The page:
being proposed and researched. These really act as anti-cheating devices, as they deflate both parties’
perceptions of the other’s position early in the exchange game. For instance, organizations are moving to
more incisive interviewing techniques, which assess a candidate’s ability to engage in the sort of problem
solving that he or she might be required to perform at work (Maurer, 2002). In turn, Realistic Job
Previews (e.g., Meglino, Ravlin, & DeNisi, 2000; Wanous, 1992; Hom, Griffeth, Palich & Bracker, 1998)
and New Employee Orientation Programs (Wanous & Reichers, 2000) are showing promise in providing
novel recruits with more accurate perceptions of what the work they signed up for actually entails. Higher
commitment and satisfaction, in addition to lower turnover seem to result, as employees see their
experiences match the exchange terms promised by the organization during early contractual negotiations
(e.g., see Wanous, 1992; see Jablin 2001 for review).
Once the organization and the recruit have come to terms regarding their exchange relationship
(i.e., what work for what money), the recruit becomes a functional asset to the organization. Early on
during encounter though (Jablin, 1994; 2001), the new hire is subjected to additional and more specific
reinforcement of the agreed upon exchange terms with the organization. Specifically, through a variety of
socialization initiatives (e.g., Van Maanen, & Schein, 1979; see also Ashforth & Saks, 1996), new
employees are exposed to more detailed information about expectations for their performance (i.e., more
exacting terms of contract fulfillment). Primary socialization agents during this period are the employee’s
supervisor and coworkers, with whom the neophyte needs to develop more specialized relationships for
resource exchange. These are the people who will ultimately enable the individual to succeed and
eventually climb the corporate ladder (i.e., prestige hierarchy). This stage in an employee’s life cycle is
characterized by a great deal of ‘surprise,’ (Louis, 1980), or uncertainty (Teboul, 1994), to the extent that
a new hire’s perceptions of exchange terms do not match their experiences. Much of this early stage of
organizational life is characterized by the rookie’s attempt to secure competencies in order to assure the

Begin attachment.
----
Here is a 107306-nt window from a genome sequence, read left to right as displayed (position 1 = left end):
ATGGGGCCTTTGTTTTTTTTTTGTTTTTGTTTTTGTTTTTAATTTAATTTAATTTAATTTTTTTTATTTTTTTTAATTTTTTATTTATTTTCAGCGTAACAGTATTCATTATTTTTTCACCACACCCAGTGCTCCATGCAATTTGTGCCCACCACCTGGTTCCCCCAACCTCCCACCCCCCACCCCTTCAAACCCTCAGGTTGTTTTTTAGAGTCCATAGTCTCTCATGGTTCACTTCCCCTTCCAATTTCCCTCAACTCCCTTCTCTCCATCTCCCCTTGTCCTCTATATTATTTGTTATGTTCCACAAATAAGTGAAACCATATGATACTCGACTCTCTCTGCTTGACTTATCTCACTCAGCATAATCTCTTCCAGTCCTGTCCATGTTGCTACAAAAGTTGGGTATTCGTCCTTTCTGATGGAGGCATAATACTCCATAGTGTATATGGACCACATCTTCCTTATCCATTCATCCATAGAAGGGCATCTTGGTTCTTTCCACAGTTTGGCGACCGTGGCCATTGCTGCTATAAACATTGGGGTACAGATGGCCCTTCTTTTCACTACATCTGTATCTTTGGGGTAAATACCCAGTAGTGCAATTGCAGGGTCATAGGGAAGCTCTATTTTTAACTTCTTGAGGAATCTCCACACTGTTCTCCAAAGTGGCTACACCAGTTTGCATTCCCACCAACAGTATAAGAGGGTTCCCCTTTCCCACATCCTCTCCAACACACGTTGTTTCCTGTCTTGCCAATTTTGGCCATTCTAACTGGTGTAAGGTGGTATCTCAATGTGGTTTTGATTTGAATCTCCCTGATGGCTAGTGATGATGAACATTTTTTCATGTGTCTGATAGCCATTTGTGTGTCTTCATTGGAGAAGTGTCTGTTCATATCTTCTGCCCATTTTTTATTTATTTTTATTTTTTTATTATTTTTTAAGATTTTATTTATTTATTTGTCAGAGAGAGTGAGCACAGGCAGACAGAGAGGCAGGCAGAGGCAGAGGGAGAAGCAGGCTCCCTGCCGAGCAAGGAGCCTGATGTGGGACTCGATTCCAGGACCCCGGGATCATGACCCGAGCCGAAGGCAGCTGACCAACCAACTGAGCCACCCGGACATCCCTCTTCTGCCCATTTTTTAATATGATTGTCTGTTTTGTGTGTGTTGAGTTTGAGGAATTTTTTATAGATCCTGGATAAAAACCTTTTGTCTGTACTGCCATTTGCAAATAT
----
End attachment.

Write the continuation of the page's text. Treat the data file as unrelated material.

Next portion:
organization that his or her end of the bargain is being met. However, care is also exerted in seeking help
from others during this period of time. For fear of losing any prestige a new hire might have entered the
organization with, she or he carefully weighs the social costs (e.g., incurring too many IOUs and being
perceived as incompetent) and benefits (e.g., needing critical information) of seeking information (e.g.,
Miller & Jablin, 1991; Morrison, 1993a, 1993b; Teboul, 1994, 1995, 1999). Relational uncertainty can be
particularly troublesome for the new hire during encounter, as social isolation necessarily implies fewer
associates with whom to pursue gains in trade. Research suggests that members of a numerical minority
are most likely to experience this form of uncertainty (Teboul, 1999; see also Kanter, 1977) and to face


Convention
Submission, Review, and Scheduling! All Academic Convention can help with all of your abstract management needs and many more. Contact us today for a quote!
Submission - Custom fields, multiple submission types, tracks, audio visual, multiple upload formats, automatic conversion to pdf.
Review - Peer Review, Bulk reviewer assignment, bulk emails, ranking, z-score statistics, and multiple worksheets!
Reports - Many standard and custom reports generated while you wait. Print programs with participant indexes, event grids, and more!
Scheduling - Flexible and convenient grid scheduling within rooms and buildings. Conflict checking and advanced filtering.
Communication - Bulk email tools to help your administrators send reminders and responses. Use form letters, a message center, and much more!
Management - Search tools, duplicate people management, editing tools, submission transfers, many tools to manage a variety of conference management headaches!
Click here for more information.

first   previous   Page 19 of 38   next   last

©2012 All Academic, Inc.